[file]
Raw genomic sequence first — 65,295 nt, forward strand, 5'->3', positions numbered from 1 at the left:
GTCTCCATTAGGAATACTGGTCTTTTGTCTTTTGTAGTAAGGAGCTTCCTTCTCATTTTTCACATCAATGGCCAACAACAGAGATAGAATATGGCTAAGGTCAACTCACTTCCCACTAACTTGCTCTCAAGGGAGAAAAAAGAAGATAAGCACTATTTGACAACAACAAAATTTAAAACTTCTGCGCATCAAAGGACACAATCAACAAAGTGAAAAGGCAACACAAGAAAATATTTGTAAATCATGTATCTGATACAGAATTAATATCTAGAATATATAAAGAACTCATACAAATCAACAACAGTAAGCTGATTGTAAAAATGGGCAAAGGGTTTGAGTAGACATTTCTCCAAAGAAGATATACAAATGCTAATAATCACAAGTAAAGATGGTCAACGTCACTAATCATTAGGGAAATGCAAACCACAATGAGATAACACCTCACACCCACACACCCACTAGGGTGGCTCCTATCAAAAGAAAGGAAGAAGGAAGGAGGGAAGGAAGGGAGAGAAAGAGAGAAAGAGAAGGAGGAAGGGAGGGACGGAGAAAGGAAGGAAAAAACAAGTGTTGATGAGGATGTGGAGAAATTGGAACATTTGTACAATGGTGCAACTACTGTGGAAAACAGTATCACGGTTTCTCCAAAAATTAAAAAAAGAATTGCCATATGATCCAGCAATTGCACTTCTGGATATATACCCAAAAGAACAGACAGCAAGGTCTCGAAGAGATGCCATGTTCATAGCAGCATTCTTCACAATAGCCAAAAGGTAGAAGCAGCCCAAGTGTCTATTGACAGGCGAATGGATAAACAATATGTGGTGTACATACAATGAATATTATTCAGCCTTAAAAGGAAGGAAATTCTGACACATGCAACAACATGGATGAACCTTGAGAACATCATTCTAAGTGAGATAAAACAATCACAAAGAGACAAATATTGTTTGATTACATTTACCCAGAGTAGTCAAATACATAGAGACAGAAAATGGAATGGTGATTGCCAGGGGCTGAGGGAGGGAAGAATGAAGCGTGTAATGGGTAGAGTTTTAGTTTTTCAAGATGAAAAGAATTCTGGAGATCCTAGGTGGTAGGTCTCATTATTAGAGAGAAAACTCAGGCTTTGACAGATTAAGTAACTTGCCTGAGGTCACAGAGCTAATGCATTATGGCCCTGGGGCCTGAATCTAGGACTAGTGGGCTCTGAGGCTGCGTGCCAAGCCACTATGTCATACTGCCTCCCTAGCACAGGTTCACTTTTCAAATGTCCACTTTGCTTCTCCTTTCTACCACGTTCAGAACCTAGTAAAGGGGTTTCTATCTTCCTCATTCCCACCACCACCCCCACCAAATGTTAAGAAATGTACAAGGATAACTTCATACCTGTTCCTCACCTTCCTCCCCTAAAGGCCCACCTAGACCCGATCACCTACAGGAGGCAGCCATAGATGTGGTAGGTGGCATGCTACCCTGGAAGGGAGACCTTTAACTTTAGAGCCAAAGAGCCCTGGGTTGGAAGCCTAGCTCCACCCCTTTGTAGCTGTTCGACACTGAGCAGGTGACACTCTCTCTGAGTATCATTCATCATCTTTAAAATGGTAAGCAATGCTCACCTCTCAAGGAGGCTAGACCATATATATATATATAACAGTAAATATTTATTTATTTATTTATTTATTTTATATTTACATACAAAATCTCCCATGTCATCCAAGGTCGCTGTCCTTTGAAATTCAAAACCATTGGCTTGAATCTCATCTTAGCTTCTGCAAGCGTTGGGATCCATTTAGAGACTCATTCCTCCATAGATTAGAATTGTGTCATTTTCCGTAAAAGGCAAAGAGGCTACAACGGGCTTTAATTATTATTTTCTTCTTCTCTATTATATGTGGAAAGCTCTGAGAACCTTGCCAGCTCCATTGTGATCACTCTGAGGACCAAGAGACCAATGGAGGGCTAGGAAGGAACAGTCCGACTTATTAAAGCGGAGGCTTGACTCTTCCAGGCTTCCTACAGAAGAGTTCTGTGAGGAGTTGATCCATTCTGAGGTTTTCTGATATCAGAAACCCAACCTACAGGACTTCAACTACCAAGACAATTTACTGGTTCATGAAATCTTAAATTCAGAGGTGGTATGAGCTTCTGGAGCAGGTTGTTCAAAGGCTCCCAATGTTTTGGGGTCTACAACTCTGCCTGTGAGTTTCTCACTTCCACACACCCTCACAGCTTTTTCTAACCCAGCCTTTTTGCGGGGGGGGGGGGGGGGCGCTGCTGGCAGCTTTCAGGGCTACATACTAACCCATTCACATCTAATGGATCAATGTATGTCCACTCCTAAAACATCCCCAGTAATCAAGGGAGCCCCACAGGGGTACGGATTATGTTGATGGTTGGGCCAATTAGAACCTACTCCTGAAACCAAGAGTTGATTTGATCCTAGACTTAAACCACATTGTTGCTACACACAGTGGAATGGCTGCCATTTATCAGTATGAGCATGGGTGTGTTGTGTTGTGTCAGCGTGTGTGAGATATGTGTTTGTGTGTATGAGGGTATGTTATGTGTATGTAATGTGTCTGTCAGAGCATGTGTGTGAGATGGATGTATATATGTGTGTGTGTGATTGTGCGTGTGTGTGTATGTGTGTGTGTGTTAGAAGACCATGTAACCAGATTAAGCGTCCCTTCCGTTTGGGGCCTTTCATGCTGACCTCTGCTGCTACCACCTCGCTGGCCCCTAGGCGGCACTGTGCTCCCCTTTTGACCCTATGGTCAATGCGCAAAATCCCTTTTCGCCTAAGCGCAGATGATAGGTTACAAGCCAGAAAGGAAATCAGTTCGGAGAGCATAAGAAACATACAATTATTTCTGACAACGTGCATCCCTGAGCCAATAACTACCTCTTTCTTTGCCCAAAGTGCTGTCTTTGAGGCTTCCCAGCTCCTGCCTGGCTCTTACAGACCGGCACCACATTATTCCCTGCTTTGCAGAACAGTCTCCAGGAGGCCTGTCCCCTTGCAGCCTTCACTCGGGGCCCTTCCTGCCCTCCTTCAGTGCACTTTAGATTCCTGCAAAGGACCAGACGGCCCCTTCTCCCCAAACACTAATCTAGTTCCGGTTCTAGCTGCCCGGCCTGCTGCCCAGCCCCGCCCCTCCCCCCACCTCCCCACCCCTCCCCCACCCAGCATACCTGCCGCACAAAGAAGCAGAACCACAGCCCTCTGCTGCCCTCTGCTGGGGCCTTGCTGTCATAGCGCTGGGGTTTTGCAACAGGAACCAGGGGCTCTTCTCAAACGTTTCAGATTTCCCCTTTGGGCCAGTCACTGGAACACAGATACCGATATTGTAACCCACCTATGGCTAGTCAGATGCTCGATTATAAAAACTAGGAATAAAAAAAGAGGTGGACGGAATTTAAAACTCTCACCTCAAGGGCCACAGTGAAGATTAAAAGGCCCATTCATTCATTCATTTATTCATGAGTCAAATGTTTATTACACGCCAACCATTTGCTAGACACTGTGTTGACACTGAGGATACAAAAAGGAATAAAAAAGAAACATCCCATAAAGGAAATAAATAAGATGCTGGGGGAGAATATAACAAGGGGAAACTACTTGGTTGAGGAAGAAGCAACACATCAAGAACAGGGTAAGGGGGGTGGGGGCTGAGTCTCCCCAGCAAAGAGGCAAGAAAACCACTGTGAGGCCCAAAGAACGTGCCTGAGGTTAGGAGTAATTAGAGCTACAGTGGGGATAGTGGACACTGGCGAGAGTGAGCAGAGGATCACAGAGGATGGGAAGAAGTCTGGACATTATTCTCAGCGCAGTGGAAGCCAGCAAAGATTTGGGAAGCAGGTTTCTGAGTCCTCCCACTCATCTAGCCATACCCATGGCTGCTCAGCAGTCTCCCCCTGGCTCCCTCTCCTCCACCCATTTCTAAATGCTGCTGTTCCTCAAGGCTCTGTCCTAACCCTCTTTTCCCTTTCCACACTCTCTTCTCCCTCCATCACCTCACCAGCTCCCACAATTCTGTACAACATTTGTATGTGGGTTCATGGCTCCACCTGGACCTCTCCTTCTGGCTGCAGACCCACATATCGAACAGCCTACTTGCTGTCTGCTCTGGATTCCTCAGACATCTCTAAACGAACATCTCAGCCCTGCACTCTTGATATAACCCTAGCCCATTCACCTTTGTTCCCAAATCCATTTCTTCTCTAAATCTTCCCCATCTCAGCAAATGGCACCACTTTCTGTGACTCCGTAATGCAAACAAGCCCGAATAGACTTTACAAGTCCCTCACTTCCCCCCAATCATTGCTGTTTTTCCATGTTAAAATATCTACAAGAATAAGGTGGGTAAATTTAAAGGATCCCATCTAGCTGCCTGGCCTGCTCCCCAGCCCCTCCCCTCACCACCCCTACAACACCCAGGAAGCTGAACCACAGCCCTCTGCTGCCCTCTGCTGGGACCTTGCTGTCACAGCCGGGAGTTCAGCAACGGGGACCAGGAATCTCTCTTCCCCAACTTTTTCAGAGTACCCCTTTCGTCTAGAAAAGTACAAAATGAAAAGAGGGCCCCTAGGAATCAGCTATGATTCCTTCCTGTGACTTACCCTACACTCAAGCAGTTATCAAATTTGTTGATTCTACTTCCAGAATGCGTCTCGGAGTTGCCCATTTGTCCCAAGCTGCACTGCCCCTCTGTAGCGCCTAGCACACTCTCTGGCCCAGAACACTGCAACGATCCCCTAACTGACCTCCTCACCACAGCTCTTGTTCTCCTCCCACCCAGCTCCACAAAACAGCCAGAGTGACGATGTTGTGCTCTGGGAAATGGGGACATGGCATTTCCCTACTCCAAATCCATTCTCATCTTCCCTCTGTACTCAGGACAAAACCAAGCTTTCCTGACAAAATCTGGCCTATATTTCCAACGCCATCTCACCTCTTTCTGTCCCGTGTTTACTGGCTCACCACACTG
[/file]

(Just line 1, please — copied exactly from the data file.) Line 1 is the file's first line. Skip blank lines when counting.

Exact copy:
Raw genomic sequence first — 65,295 nt, forward strand, 5'->3', positions numbered from 1 at the left: